The latest federal coronavirus relief plan is set to deliver Wisconsin billions of dollars in aid to state and local governments, just as officials are working to pull together the next two-year spending plan.
That $3.21 billion in federal dollars the state is expecting to receive could be used to cover one-time expenses and investments in areas like broadband expansion, Republican legislative leaders say.
Officials will need to review the stipulations tied to the funding before making those decisions. But the funds are just a portion of Wisconsin's anticipated share of the $1.9 trillion federal package. In all, an estimate published by WisPolitics.com Wednesday showed the state is set to receive $8.7 billion in total from the law, when factoring in expected dollars for schools, colleges and universities.
A new report from the nonpartisan Legislative Fiscal Bureau highlights preliminary details about how the expected $5.7 billion for state and local governments can be spent in Wisconsin. That's in addition to the $1.5 billion heading toward the state's public K-12 schools and $560 million for colleges and universities.
Direct payments to state, local governments
The state is set to receive up to $3.21 billion in fiscal recovery funds, money that can be put toward costs incurred before the start of 2025.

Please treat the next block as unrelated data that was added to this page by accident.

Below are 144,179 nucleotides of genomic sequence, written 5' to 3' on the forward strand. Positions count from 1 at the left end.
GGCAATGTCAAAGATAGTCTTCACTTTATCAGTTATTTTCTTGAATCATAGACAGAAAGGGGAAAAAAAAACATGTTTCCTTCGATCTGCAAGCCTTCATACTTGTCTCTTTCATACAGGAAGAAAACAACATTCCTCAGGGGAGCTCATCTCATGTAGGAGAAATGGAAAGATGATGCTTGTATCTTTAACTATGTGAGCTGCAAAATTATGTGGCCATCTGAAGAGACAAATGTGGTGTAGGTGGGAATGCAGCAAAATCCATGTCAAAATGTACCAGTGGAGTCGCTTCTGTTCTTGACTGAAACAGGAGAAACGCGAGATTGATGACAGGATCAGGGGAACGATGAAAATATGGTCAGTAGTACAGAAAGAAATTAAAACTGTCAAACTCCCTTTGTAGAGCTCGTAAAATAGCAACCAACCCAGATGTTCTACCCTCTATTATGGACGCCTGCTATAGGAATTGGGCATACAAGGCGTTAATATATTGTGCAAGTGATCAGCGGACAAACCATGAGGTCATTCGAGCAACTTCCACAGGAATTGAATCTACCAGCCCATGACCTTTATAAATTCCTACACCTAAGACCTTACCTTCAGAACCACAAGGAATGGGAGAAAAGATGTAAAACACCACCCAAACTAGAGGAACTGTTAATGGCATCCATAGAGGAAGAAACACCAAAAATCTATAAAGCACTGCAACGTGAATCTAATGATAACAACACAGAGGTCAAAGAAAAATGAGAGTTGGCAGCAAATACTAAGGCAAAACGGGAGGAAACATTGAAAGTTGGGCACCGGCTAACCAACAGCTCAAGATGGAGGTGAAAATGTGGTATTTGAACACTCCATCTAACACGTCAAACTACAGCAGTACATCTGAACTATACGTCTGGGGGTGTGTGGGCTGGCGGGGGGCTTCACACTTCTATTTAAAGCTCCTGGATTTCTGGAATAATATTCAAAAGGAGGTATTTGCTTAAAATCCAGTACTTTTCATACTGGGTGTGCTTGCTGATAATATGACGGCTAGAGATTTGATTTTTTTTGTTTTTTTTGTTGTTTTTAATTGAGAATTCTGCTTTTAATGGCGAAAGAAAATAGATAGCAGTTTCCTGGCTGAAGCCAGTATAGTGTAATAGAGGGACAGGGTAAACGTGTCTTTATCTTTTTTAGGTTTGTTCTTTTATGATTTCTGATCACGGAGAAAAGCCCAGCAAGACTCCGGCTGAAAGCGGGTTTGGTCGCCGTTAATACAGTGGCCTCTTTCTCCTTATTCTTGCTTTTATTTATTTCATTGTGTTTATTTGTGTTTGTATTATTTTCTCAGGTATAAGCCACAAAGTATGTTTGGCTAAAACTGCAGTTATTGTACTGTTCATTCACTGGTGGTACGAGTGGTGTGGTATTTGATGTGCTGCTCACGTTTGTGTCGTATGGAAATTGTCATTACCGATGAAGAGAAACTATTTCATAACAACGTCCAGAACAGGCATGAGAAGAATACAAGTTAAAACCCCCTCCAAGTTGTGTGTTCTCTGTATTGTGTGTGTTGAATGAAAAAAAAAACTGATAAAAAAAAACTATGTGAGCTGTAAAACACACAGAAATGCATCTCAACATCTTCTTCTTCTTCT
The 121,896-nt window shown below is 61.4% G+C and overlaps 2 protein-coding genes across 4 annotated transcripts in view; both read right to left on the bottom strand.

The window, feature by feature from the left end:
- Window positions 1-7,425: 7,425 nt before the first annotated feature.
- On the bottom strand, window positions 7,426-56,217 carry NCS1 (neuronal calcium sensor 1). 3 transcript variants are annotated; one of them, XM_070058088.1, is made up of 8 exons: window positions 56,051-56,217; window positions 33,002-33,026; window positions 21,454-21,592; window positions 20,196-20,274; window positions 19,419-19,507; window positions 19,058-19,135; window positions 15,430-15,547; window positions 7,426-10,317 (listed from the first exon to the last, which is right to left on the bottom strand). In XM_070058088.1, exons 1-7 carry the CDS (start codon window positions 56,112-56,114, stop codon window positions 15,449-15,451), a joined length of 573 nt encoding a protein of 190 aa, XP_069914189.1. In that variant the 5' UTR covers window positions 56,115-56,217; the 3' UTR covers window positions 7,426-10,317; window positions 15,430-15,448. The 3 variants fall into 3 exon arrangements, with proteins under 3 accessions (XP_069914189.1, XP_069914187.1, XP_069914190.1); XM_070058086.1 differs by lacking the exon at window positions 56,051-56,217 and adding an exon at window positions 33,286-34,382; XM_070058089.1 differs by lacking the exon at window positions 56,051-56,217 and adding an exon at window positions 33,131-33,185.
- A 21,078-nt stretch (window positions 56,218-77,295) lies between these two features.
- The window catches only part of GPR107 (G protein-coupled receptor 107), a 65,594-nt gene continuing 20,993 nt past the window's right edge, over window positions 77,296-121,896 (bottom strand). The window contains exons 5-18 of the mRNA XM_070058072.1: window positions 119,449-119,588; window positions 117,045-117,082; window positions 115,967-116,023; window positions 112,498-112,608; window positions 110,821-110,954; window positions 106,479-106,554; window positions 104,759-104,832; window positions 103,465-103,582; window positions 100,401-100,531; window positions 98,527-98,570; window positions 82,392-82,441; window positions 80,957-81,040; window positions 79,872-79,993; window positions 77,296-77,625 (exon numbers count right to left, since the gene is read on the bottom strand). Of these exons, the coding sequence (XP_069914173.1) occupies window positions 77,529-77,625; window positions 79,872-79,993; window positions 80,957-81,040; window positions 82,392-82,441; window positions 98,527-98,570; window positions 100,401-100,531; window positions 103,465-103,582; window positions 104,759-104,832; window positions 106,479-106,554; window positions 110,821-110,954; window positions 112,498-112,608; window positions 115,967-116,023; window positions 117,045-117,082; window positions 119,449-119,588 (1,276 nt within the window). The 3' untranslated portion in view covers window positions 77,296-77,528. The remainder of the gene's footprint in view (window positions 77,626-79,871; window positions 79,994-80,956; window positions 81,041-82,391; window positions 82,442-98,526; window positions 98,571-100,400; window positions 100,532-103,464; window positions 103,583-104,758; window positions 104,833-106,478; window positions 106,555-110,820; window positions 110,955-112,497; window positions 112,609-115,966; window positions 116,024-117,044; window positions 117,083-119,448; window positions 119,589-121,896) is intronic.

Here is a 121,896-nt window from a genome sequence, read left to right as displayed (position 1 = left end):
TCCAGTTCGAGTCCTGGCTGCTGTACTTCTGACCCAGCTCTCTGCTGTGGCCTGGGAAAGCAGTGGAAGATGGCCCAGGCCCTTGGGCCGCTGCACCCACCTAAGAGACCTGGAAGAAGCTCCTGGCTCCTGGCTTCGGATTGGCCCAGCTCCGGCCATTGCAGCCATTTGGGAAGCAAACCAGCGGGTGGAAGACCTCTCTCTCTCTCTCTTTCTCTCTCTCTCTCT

The law sets parameters over how the money can be used. Officials, for example, could use it to provide aid to hospitals, small businesses and the tourism industry, among others, per the LFB report. Or they could increase the pay of state workers who performed essential work during the pandemic.
The money can also go toward investments in water, sewer or broadband infrastructure.
It's the final option that Senate Majority Leader Devin LeMahieu emphasized in a virtual event with business lobby Wisconsin Manufacturers & Commerce Wednesday.
"Broadband is one of those things where we hopefully can use some of that federal money, one time money to expand broadband and make sure all areas of the state are serviced by high speed internet," the Oostburg Republican said.
In all, Gov. Tony Evers' budget is looking to invest more than $200 million to expand access in the state. The main driver of that in his budget is through a more than $100 million boost in the Public Service Commission's Broadband Expansion Grant Program over the next two years.
Assembly Speaker Robin Vos, R-Rochester, echoed LeMahieu's comments, saying he "100% agree(s) that we should use it for one-time expenses," like broadband expansion and fixing roads.
He added Republicans would be vigilant through the budget process to ensure "that we don't increase government spending with one-time money."
The federal dollars can't be used for deposits into pension funds, the LFB memo notes, or directly or indirectly offsetting a reduction in tax revenues tied to a change in law or regulation that reduces taxes or delays the imposition of a tax or tax increase.
That means, LeMahieu said, lawmakers "have to be somewhat careful on how we craft any type of tax cuts in the budget because the federal law that just passed says we can't use federal money to provide tax relief."
"We need to figure out what that looks like to make sure we're not in conflict with federal law," he said.
The state could also receive an estimated $188.7 million for capital projects. Republican lawmakers in rejecting every building project Evers proposed in his $2.4 billion plan during a meeting last week cited the potential for using federal dollars to finance some of those proposals.